A unique Israeli art exhibition is being showcased currently on the streets of France's capital of Paris as part of an event celebrating the best in creation and design.
The "Present Future" exhibition, curated by Galina Arbeli, presents the works of 16 Israeli artists as part of the Paris Design Week this year, taking place September 8-17.
The exhibition presents ceramic works of art school graduates. In the age of rapid advancement in technology, young artist must adapt quickly and respond to the changes around them. The artists experiment with different materials and harness technology to present new and surprising interpretations of our world.
The works in the exhibitions touch on three main themes: technology as a tool for personal expression, the line between past and present and a dialogue between something original and a copy. The different projects raise questions about old versus new, natural and artificial, and their places in the digital industrial world.
Among the artists featured in the exhibition were Ofri Lipshiz, who imagines the near future as machine automated. The delicate decorations on her ceramic tiles were accomplished via computer code, with a minimal personal touch.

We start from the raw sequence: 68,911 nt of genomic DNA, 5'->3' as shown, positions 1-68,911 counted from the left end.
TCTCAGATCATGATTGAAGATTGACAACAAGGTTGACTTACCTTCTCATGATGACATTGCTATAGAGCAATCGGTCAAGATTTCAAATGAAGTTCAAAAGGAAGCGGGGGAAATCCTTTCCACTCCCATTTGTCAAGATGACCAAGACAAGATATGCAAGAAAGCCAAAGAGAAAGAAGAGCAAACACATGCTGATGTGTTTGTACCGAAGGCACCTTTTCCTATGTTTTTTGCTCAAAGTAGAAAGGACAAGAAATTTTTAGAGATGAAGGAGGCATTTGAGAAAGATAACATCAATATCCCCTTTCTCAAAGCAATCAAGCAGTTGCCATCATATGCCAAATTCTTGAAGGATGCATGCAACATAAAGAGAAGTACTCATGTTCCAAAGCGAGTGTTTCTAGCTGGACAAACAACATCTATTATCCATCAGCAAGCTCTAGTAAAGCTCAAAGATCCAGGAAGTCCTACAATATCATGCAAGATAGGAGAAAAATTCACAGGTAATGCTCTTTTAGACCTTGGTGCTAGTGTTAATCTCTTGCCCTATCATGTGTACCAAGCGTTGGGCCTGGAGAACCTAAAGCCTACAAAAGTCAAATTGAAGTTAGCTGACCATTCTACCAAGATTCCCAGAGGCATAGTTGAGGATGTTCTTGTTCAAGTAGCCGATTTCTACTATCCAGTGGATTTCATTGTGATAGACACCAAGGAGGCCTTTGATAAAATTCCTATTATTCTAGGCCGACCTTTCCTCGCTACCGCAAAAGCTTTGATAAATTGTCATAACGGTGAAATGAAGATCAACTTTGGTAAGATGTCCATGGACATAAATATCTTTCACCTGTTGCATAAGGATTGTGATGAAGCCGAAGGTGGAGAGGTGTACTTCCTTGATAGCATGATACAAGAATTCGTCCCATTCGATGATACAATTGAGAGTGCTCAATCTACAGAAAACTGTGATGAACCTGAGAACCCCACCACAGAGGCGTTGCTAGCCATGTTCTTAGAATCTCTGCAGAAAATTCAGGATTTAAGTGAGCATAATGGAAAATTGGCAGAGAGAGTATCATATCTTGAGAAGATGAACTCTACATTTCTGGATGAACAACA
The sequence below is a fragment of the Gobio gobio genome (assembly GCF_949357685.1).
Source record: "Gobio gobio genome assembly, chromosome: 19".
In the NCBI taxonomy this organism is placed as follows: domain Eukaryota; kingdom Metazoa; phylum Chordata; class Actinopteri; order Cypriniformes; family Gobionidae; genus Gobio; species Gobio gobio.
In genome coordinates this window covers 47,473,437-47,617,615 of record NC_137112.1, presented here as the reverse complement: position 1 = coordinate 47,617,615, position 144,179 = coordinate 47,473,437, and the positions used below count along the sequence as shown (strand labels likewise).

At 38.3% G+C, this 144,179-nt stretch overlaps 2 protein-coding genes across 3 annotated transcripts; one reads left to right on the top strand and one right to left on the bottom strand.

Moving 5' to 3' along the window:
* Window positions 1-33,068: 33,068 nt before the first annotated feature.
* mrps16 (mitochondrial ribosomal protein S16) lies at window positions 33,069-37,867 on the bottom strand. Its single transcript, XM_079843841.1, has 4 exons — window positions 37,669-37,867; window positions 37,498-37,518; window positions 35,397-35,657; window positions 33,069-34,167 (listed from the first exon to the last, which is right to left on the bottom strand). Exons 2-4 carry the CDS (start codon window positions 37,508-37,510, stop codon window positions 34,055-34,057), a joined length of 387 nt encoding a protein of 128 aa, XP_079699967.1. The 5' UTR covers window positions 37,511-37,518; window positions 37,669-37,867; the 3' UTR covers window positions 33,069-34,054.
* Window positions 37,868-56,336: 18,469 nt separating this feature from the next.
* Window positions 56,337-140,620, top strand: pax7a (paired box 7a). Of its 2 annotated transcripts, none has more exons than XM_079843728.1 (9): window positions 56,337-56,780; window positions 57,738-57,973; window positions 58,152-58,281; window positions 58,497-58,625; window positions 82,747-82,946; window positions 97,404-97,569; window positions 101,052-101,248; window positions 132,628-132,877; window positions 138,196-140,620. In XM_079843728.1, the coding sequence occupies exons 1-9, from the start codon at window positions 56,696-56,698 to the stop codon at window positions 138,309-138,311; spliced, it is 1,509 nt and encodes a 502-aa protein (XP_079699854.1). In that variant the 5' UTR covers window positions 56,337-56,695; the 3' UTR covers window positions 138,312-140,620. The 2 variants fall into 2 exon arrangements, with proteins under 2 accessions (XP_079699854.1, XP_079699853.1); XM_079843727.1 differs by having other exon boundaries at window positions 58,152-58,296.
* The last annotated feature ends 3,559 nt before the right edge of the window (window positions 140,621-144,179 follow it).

Inspired by the COVID lockdowns, artist Tair Almor in her works presents objects she found in 3D printing libraries online, which she prints and makes into ceramic molds. She focuses on printing staples of Asian cuisine and using it to construct her pieces.
Artist Evgenia Kirstein uses ceramic vases she creates to inspect modern social topics. She brings the past and present together by using cave painting techniques and modern graffiti styles. One of her works simulates a stone from the Western Wall – where people place notes believing whatever is scribbled on the note will come true.
Another one of Kirstein’s pieces, called “Love is Love," describes the different kinds of human romantic emotions, using refences from Ancient Greek writings.
The exhibition is presented in the “Galerie Joseph” gallery in France until September 12.